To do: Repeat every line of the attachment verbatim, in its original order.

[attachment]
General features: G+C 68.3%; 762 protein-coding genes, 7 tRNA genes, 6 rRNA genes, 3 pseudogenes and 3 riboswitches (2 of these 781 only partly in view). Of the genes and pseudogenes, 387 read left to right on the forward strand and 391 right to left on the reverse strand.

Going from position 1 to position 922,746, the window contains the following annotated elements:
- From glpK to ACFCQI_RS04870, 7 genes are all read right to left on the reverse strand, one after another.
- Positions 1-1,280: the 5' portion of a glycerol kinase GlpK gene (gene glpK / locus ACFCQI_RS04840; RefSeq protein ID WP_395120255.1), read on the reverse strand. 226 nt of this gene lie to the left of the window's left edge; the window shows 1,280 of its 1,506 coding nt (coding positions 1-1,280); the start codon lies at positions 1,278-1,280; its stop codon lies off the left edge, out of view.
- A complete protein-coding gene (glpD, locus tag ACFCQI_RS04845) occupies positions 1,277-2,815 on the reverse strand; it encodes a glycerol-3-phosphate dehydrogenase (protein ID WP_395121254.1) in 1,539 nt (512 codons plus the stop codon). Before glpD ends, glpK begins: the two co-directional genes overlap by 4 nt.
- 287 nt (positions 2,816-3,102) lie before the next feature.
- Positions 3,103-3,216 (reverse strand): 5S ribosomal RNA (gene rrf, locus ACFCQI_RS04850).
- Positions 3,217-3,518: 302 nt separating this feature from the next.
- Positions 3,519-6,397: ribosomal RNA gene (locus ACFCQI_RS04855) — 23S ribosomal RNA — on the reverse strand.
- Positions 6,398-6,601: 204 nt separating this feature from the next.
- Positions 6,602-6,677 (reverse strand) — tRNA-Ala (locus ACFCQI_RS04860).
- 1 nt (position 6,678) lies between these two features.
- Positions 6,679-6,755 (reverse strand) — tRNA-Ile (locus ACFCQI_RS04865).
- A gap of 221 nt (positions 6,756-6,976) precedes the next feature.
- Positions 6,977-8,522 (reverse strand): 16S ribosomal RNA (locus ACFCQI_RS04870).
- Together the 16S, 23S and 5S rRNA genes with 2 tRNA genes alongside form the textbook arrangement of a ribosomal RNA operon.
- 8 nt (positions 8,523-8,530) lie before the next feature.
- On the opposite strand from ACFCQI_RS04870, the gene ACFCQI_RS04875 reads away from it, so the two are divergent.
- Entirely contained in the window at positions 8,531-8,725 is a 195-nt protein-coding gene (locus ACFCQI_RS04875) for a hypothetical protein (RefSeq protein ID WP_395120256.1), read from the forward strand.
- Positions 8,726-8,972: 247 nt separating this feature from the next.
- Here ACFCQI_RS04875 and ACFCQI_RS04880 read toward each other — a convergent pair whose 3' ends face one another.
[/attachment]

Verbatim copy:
General features: G+C 68.3%; 762 protein-coding genes, 7 tRNA genes, 6 rRNA genes, 3 pseudogenes and 3 riboswitches (2 of these 781 only partly in view). Of the genes and pseudogenes, 387 read left to right on the forward strand and 391 right to left on the reverse strand.

Going from position 1 to position 922,746, the window contains the following annotated elements:
- From glpK to ACFCQI_RS04870, 7 genes are all read right to left on the reverse strand, one after another.
- Positions 1-1,280: the 5' portion of a glycerol kinase GlpK gene (gene glpK / locus ACFCQI_RS04840; RefSeq protein ID WP_395120255.1), read on the reverse strand. 226 nt of this gene lie to the left of the window's left edge; the window shows 1,280 of its 1,506 coding nt (coding positions 1-1,280); the start codon lies at positions 1,278-1,280; its stop codon lies off the left edge, out of view.
- A complete protein-coding gene (glpD, locus tag ACFCQI_RS04845) occupies positions 1,277-2,815 on the reverse strand; it encodes a glycerol-3-phosphate dehydrogenase (protein ID WP_395121254.1) in 1,539 nt (512 codons plus the stop codon). Before glpD ends, glpK begins: the two co-directional genes overlap by 4 nt.
- 287 nt (positions 2,816-3,102) lie before the next feature.
- Positions 3,103-3,216 (reverse strand): 5S ribosomal RNA (gene rrf, locus ACFCQI_RS04850).
- Positions 3,217-3,518: 302 nt separating this feature from the next.
- Positions 3,519-6,397: ribosomal RNA gene (locus ACFCQI_RS04855) — 23S ribosomal RNA — on the reverse strand.
- Positions 6,398-6,601: 204 nt separating this feature from the next.
- Positions 6,602-6,677 (reverse strand) — tRNA-Ala (locus ACFCQI_RS04860).
- 1 nt (position 6,678) lies between these two features.
- Positions 6,679-6,755 (reverse strand) — tRNA-Ile (locus ACFCQI_RS04865).
- A gap of 221 nt (positions 6,756-6,976) precedes the next feature.
- Positions 6,977-8,522 (reverse strand): 16S ribosomal RNA (locus ACFCQI_RS04870).
- Together the 16S, 23S and 5S rRNA genes with 2 tRNA genes alongside form the textbook arrangement of a ribosomal RNA operon.
- 8 nt (positions 8,523-8,530) lie before the next feature.
- On the opposite strand from ACFCQI_RS04870, the gene ACFCQI_RS04875 reads away from it, so the two are divergent.
- Entirely contained in the window at positions 8,531-8,725 is a 195-nt protein-coding gene (locus ACFCQI_RS04875) for a hypothetical protein (RefSeq protein ID WP_395120256.1), read from the forward strand.
- Positions 8,726-8,972: 247 nt separating this feature from the next.
- Here ACFCQI_RS04875 and ACFCQI_RS04880 read toward each other — a convergent pair whose 3' ends face one another.